CAO 2018: Points may have dropped due to housing crisis

Second round offers see significant fall in points for some courses in Dublin and Cork

The difficulties facing students trying to source accommodation in Dublin may be behind a significant drop in points for courses at some of the country’s biggest third-level institutions. File photograph: Getty Images

The difficulties facing students trying to source accommodation in Dublin may be behind a significant drop in points for courses at some of the country’s biggest third-level institutions. File photograph: Getty Images

 

Click here to download a PDF of the CAO’s 2018 round two offers: https://iti.ms/2LE2MH0

Click here to download a PDF of the CAO’s 2018 round one offers: https://iti.ms/2N1opT7

The difficulties facing students trying to source accommodation in Dublin may be behind a significant drop in points for courses at some of the country’s biggest third-level institutions in the second round of CAO offers.

Overall, more than 2,300 students have been offered courses in the second round following a reduction in points requirements.

A reduction in points usually tends to indicate that students have either not accepted their first round offer or deferred a place for a year.

Of the third-level institutions that offered places on lower points, those situated in Dublin and Cork – where the housing shortages are most acute – offered the most courses by far.

Points fell for more than 20 courses at both Trinity College Dublin and UCD, while UCC offered 16 courses on lower points and DIT offered 12.

Many institutes of technology and regional colleges, by contrast, had just a handful of points reductions or none at all.

There were exceptions to the trend, however. Points fell in just two degree programmes at DCU, even though it is based in the capital, and at CIT in Cork.

When broken down by programme type, some of the biggest points drops were in nursing and science courses, along with arts and humanities courses at UCD.

Arts

UCD, whose arts course was once the single biggest course in the country, introduced a number of new streams for arts students this year.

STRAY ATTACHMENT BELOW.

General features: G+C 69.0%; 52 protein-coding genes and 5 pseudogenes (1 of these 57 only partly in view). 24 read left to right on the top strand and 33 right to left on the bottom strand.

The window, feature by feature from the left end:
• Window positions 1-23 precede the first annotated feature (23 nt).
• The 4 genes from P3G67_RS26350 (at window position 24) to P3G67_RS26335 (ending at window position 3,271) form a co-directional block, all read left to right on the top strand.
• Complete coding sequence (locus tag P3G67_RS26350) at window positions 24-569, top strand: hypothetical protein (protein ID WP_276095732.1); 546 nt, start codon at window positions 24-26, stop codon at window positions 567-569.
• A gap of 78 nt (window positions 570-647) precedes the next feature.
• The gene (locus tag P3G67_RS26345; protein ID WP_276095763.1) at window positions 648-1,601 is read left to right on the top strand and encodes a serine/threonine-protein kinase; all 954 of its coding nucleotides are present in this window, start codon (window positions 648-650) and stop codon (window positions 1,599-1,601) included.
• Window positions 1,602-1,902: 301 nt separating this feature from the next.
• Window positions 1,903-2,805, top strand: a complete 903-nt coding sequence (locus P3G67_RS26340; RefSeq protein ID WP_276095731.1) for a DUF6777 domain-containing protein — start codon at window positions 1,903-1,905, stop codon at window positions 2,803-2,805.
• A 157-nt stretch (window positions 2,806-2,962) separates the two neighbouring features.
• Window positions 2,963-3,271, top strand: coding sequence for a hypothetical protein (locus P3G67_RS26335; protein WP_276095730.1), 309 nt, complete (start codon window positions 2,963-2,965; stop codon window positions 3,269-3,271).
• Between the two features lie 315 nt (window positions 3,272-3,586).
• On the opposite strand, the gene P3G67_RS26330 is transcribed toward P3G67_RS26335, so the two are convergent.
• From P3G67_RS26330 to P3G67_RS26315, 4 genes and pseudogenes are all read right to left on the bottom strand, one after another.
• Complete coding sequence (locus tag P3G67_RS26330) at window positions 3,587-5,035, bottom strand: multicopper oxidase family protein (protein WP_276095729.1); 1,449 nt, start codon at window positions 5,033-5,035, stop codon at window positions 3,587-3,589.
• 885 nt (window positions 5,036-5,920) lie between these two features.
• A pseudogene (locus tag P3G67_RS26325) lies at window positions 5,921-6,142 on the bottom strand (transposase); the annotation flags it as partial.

Points for its BA in arts have fallen in the second round (down 11 to 370 points). Points for humanities, which was at 301 points, have fallen to the point where any candidate who met the minimum entry requirements was accepted.

Similarly, its social policy and sociology course, which was at 291 points, will also now accept any candidate who has met minimum entry requirements.

Modern languages at UCD also fell (down nine points to 390), as did economics (down nine to 467 points). At Trinity, there were drops for arts subjects including history (down 13 to 462) and geography and geoscience (down 20 points to 393).

Maynooth University, which now has the largest arts course in the country, saw a drop of three points for the course.

Nursing

Points for many nursing courses have also fallen in the second round. At UCD, there were lower points for general nursing (down four to 409 points) and midwifery (down 11 to 477).

At UCC, points for intellectual disability nursing fell (down 20 points to 409), while at UL nursing point requirements also dropped (down eight points to 433).

General nursing at NUI Galway remained steady, though there were reductions for mental health nursing (down eight points to 409) and midwifery (down six to 445). GMIT also saw drops in points for nursing on its Mayo campus.

Science

Points for many science courses also fell in the second round. At UCC, the requirements fell for chemical science (down four points to 462) and food science (down five points to 452 points).

At DCU, the biggest points reductions were for environmental science and technology (down 30 points) and science education (down 11 points to 422).

At DIT, general science fell (down 10 to 456 points) as did chemical science at Trinity (down seven points to 500).

While courses linked to the built environment have been in high demand, points fell for some architecture courses.

At UCD, architecture fell (down eight points to 490 points), while the joint architecture degree offered by UCC and CIT also fell (down 14 points to 433).

To see the full list of points for CAO round two, visit: www.irishtimes.com/news/education/cao